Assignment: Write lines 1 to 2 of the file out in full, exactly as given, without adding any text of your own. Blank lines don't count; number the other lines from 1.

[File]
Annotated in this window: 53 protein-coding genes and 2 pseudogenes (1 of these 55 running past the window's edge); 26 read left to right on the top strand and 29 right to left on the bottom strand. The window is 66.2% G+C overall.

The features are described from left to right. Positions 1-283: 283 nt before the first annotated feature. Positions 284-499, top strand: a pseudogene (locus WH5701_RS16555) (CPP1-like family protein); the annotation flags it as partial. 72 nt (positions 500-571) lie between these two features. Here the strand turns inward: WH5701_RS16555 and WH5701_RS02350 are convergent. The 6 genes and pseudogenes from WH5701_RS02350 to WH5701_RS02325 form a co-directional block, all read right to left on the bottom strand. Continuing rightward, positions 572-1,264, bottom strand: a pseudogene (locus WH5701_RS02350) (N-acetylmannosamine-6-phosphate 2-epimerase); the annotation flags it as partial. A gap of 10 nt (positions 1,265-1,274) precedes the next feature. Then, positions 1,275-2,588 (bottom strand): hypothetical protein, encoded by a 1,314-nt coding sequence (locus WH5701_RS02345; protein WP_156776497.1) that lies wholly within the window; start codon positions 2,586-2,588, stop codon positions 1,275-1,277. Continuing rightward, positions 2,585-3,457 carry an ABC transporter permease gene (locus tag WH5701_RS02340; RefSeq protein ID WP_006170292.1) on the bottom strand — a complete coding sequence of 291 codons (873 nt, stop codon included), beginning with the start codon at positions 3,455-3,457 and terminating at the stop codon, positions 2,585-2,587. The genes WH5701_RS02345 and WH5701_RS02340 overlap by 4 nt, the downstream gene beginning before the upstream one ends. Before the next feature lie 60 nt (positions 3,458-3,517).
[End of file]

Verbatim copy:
Annotated in this window: 53 protein-coding genes and 2 pseudogenes (1 of these 55 running past the window's edge); 26 read left to right on the top strand and 29 right to left on the bottom strand. The window is 66.2% G+C overall.

The features are described from left to right. Positions 1-283: 283 nt before the first annotated feature. Positions 284-499, top strand: a pseudogene (locus WH5701_RS16555) (CPP1-like family protein); the annotation flags it as partial. 72 nt (positions 500-571) lie between these two features. Here the strand turns inward: WH5701_RS16555 and WH5701_RS02350 are convergent. The 6 genes and pseudogenes from WH5701_RS02350 to WH5701_RS02325 form a co-directional block, all read right to left on the bottom strand. Continuing rightward, positions 572-1,264, bottom strand: a pseudogene (locus WH5701_RS02350) (N-acetylmannosamine-6-phosphate 2-epimerase); the annotation flags it as partial. A gap of 10 nt (positions 1,265-1,274) precedes the next feature. Then, positions 1,275-2,588 (bottom strand): hypothetical protein, encoded by a 1,314-nt coding sequence (locus WH5701_RS02345; protein WP_156776497.1) that lies wholly within the window; start codon positions 2,586-2,588, stop codon positions 1,275-1,277. Continuing rightward, positions 2,585-3,457 carry an ABC transporter permease gene (locus tag WH5701_RS02340; RefSeq protein ID WP_006170292.1) on the bottom strand — a complete coding sequence of 291 codons (873 nt, stop codon included), beginning with the start codon at positions 3,455-3,457 and terminating at the stop codon, positions 2,585-2,587. The genes WH5701_RS02345 and WH5701_RS02340 overlap by 4 nt, the downstream gene beginning before the upstream one ends. Before the next feature lie 60 nt (positions 3,458-3,517).